Who Is Scott Tournet?

Scott Tournet is known for being the frontman for Elektric Voodoo, a founding member of Grace Potter & The Nocturnals (2003-2014), Blues & Lasers, a solo artist, and producer.  With The Nocturnals he was a co-writer on 3 Top 40 albums and scored a gold record for the song “Paris”. 

    In addition to his work with the Nocturnals, Scott has written and recorded with Dan Auerbach (The Black Keys), Willie Nelson, T Bone Burnett, Kenny Chesney, Alison Krauss, Mark Batson (Dr. Dre, Alicia Keys, Eminem) and others.  He has performed with The Allman Brothers, members of The Grateful Dead and Phish, Billy Gibbons (ZZ Top) and many others.  

Scott was born in the Berkshires of Massachusetts and moved to rural Vermont at a young age.  His family lived out of town on a dirt road with no electricity and no neighbors for miles.  It was here that he learned to entertain himself and use creativity to his advantage.  “I spent hours and hours wandering the woods and making up stories and creating a fantasy world.  I also had a little monophonic casio keyboard that I would play and play until the batteries died.”  He always knew music was something he was drawn to but his attempts at joining the school band just didn’t work out.  “I wanted to play the drum set but instead got a little pad where I had to read waltz and polka rhythms off of a page…it just didn’t resonate or seem fun.  This began my struggle with traditional musical education.”  

    After graduating high school, Scott attended a traditional state college with no clear focus in mind.  It was here that he discovered the guitar through friends.  “It seemed like all of my neighbors had an acoustic or electric guitar.  One friend taught me some basic chords, another taught me a scale or two and I was off and running.  One day I couldn’t find any quarters for the laundry machines so I sat in the hallway playing 3 chords over and over begging for laundry money.  I ended up with like $20.  It seemed like my best option at the time.”  Soon after this Scott tried majoring in music but struggled again with the traditional approach.  “I wanted to study Jimi Hendrix and Led Zeppelin…music that moved me, but we were playing recorders and learning music from centuries ago that didn’t connect with me at all.  I stopped going to class and started playing my own music 8 hours a day.  I lived in a house where there was a P.A. system, drum set, bass guitar, keyboards, and my guitar.  I also had a 4 track recorder.  I would play everything and make little instrumental tracks.  I was too shy to sing still.”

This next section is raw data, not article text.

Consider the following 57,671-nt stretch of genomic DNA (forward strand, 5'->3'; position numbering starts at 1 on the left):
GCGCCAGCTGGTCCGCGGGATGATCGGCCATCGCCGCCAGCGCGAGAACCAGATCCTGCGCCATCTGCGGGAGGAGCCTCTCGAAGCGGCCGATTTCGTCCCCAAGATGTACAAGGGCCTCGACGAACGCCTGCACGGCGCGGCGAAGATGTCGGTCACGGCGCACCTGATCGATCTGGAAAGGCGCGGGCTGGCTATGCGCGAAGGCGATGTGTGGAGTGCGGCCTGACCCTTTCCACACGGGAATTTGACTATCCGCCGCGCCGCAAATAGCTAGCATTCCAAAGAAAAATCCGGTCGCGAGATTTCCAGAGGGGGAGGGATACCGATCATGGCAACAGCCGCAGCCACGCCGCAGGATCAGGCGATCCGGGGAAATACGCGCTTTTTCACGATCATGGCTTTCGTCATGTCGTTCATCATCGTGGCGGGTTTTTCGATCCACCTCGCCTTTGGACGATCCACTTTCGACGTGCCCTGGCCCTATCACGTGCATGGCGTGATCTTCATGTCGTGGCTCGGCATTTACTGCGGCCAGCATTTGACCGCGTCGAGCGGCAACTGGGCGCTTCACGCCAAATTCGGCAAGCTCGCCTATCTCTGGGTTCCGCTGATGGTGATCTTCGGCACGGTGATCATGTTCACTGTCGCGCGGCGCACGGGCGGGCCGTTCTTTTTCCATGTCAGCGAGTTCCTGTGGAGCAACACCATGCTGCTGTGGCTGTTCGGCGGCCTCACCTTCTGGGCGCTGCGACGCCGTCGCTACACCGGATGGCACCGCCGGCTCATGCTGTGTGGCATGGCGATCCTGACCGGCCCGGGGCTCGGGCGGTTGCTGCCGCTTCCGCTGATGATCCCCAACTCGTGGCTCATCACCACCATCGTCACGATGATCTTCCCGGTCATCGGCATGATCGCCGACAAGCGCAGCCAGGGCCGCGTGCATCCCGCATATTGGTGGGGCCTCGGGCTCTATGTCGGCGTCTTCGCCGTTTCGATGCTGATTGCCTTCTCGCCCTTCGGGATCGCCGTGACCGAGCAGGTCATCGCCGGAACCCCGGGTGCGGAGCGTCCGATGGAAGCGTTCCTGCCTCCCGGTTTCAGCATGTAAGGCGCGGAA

About a year after dropping out and playing in college bands, Scott transferred to Goddard College in central Vermont.  Goddard is a progressive education inspired school where the student gets to direct their own curriculum.  At the time Goddard had a recording studio, a jazz program, private lessons, and classes focusing on songwriting and current music.  After struggling through much of his scholastic career, Scott found his inner student within this new approach to learning.  “I discovered that I love learning and pushing myself.  I had been pushing myself and learning by playing 8 hours a day but not everyone saw it that way.  At Goddard I dove in headfirst.  I was taking Jazz courses, private lessons in guitar, drums and songwriting, working in the recording studio…after my courses were done I would stay in the music building until 1 in the morning practicing with bands or by myself.  I was consistently playing in 3 or 4 bands.  I started making big strides musically.”